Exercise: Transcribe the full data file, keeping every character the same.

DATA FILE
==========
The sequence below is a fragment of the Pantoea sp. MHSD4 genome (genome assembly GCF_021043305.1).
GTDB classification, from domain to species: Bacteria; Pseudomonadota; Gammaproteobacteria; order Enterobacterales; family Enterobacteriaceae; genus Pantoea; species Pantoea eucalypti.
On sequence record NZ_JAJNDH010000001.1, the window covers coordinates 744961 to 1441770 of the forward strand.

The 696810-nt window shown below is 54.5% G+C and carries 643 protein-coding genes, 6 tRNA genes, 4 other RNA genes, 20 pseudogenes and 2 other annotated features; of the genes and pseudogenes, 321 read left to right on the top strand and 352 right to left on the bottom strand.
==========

The sequence below is a fragment of the Pantoea sp. MHSD4 genome (genome assembly GCF_021043305.1).
GTDB classification, from domain to species: Bacteria; Pseudomonadota; Gammaproteobacteria; order Enterobacterales; family Enterobacteriaceae; genus Pantoea; species Pantoea eucalypti.
On sequence record NZ_JAJNDH010000001.1, the window covers coordinates 744961 to 1441770 of the forward strand.

The 696810-nt window shown below is 54.5% G+C and carries 643 protein-coding genes, 6 tRNA genes, 4 other RNA genes, 20 pseudogenes and 2 other annotated features; of the genes and pseudogenes, 321 read left to right on the top strand and 352 right to left on the bottom strand.